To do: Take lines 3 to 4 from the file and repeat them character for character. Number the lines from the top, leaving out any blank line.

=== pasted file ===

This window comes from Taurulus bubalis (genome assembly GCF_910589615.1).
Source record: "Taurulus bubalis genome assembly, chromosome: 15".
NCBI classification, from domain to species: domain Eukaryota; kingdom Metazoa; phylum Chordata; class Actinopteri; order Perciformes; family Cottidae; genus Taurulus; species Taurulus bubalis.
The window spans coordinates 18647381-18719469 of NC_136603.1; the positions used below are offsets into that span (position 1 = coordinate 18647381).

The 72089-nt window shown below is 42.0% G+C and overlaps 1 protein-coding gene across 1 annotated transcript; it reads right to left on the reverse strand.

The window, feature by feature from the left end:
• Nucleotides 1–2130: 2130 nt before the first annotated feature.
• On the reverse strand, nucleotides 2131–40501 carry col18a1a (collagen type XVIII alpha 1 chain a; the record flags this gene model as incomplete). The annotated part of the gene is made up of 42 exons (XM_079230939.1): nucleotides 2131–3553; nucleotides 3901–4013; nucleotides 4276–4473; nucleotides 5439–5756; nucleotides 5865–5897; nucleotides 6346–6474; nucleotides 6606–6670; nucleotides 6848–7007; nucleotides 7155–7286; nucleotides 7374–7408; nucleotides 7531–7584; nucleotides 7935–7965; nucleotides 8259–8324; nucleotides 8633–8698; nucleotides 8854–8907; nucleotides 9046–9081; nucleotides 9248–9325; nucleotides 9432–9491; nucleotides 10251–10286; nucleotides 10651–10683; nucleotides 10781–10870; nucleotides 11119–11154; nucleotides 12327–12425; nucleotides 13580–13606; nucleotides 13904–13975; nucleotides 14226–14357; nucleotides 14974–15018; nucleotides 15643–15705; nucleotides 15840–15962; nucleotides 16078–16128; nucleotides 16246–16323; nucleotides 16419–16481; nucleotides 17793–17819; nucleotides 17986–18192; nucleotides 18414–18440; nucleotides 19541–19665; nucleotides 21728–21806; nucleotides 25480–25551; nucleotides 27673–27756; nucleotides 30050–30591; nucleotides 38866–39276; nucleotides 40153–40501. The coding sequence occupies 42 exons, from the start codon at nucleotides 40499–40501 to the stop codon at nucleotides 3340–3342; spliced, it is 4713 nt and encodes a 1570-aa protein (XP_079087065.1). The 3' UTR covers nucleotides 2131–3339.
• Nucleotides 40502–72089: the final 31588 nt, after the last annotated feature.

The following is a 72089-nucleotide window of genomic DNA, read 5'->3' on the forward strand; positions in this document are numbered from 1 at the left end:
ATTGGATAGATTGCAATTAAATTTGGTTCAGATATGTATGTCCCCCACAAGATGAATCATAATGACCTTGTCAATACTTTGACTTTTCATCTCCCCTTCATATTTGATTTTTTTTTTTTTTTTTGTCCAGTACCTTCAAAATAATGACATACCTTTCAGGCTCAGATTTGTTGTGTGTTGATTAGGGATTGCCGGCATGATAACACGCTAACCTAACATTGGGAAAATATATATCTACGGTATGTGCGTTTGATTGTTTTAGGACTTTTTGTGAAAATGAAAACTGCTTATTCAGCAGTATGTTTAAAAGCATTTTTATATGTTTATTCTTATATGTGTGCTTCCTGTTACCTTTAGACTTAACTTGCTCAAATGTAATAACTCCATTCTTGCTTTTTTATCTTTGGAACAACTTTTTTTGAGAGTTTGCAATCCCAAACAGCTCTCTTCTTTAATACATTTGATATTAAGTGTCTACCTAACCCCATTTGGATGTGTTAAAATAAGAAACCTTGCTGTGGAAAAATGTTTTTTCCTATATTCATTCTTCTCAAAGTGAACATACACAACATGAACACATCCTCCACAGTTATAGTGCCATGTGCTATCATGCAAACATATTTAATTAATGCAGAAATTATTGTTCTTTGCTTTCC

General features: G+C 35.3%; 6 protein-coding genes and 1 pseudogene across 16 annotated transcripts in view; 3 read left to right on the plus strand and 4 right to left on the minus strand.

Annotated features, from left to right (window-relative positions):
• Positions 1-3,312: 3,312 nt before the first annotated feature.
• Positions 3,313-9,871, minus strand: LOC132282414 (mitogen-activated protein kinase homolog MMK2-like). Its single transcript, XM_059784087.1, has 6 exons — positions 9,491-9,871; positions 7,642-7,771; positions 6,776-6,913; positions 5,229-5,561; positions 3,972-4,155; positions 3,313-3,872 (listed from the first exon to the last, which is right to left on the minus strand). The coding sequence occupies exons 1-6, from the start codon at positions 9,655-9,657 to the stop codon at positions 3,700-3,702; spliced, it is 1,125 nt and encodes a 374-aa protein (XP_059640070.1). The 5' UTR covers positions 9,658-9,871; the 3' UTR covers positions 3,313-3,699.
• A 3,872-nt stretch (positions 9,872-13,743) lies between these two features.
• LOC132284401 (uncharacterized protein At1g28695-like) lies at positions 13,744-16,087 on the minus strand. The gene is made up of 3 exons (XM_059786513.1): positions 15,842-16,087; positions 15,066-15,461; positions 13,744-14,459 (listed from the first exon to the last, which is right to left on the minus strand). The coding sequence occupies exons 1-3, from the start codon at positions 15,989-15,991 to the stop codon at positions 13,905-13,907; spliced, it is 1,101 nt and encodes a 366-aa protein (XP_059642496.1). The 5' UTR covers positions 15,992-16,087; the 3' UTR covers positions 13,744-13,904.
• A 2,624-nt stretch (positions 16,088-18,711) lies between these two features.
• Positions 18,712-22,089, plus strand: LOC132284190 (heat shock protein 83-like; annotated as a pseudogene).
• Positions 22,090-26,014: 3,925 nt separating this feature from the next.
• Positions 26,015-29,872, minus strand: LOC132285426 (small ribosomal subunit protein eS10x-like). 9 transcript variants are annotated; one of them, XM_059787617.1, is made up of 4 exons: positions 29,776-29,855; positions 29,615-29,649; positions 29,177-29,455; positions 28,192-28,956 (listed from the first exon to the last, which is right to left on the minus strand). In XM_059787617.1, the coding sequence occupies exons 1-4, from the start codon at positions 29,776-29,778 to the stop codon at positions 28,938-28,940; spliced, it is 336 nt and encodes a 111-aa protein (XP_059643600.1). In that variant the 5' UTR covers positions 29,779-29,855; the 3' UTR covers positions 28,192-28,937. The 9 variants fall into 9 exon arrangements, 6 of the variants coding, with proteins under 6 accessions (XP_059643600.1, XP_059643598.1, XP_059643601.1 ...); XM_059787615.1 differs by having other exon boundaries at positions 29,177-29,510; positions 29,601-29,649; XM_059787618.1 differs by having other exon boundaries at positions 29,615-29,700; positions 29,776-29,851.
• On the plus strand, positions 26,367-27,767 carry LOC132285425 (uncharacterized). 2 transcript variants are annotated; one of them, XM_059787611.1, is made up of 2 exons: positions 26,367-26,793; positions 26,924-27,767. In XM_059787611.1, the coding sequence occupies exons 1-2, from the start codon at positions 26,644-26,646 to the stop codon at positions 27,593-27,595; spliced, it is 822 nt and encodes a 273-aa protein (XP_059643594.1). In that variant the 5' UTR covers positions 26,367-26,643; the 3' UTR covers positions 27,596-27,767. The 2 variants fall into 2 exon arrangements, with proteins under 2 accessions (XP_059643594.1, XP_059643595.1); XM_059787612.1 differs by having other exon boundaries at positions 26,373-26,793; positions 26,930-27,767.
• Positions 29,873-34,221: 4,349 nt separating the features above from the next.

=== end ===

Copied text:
NCBI classification, from domain to species: domain Eukaryota; kingdom Metazoa; phylum Chordata; class Actinopteri; order Perciformes; family Cottidae; genus Taurulus; species Taurulus bubalis.
The window spans coordinates 18647381-18719469 of NC_136603.1; the positions used below are offsets into that span (position 1 = coordinate 18647381).